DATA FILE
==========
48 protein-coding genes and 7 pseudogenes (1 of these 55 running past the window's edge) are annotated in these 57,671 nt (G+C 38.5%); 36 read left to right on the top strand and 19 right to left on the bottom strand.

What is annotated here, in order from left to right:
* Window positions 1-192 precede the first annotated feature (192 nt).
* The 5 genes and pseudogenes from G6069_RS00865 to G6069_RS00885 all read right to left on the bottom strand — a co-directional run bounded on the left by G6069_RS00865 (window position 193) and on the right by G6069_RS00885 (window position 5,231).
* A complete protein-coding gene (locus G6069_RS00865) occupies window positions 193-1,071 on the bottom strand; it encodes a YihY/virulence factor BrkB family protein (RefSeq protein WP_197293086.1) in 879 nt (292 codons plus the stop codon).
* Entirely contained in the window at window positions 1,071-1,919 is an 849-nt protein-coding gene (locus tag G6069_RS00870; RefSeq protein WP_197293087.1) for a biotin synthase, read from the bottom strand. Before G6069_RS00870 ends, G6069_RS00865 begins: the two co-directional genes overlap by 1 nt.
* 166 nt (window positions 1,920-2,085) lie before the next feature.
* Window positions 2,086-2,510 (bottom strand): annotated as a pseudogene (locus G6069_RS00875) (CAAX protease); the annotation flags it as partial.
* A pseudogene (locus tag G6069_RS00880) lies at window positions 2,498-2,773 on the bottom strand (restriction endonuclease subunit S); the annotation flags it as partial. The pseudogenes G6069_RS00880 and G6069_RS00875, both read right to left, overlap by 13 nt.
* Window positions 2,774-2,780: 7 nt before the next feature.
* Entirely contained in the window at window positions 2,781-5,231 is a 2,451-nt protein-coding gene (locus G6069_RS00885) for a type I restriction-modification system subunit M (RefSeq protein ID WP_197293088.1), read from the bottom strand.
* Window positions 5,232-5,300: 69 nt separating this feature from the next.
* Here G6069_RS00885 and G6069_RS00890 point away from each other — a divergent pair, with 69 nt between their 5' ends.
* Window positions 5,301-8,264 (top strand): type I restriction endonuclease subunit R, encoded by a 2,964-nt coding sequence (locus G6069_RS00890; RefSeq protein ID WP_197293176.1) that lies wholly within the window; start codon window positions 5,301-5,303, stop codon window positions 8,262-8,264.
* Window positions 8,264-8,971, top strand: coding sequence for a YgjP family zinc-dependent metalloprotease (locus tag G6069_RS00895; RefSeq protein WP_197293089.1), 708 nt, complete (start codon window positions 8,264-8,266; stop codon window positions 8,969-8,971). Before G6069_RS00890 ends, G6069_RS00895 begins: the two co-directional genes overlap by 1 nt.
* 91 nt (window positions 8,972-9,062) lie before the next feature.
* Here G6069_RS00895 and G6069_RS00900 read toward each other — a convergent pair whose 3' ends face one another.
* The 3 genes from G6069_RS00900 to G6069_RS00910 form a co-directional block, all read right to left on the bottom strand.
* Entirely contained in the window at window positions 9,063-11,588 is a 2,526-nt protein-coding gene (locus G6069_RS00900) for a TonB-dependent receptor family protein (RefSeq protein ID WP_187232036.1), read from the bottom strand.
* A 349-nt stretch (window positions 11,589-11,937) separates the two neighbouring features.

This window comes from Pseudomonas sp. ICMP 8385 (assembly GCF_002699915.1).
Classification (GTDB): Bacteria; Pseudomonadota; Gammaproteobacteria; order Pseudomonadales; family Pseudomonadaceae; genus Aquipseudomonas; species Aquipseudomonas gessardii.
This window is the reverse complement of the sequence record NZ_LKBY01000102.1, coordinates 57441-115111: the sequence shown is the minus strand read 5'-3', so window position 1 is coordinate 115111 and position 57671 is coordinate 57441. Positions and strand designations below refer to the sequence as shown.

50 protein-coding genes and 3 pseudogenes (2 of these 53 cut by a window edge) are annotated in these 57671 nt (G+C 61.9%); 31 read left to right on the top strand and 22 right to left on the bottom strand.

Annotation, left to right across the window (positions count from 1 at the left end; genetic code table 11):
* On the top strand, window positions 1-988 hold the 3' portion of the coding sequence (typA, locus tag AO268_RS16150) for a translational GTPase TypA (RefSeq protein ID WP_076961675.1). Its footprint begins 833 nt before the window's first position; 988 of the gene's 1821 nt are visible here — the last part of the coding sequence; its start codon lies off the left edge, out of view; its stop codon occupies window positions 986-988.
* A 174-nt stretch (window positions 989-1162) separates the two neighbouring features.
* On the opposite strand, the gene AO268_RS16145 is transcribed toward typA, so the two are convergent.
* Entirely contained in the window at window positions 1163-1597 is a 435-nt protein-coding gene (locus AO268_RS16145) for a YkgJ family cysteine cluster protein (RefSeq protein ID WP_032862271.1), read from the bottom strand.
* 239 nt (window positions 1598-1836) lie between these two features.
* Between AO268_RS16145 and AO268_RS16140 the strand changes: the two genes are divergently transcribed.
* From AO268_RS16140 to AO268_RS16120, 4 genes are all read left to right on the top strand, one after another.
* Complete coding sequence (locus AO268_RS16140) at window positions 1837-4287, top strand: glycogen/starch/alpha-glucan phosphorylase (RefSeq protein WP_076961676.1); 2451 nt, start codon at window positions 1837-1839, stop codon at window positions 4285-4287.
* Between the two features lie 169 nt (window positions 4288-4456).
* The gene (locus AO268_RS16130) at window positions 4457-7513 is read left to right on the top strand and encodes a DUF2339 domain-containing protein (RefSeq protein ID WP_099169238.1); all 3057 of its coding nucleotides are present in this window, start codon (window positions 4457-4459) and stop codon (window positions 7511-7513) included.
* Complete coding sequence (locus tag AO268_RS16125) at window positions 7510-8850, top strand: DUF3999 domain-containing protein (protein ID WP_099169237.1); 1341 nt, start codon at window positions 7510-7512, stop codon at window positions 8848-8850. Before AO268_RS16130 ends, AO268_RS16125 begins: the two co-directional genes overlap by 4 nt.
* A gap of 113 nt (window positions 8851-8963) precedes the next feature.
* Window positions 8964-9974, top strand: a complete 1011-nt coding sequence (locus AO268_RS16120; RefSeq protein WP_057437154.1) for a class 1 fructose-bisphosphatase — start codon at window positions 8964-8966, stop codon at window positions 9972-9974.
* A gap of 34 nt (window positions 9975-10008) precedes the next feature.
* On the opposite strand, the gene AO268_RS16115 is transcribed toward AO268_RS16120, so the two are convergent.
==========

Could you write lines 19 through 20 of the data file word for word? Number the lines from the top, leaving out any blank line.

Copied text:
* Entirely contained in the window at window positions 9,063-11,588 is a 2,526-nt protein-coding gene (locus G6069_RS00900) for a TonB-dependent receptor family protein (RefSeq protein ID WP_187232036.1), read from the bottom strand.
* A 349-nt stretch (window positions 11,589-11,937) separates the two neighbouring features.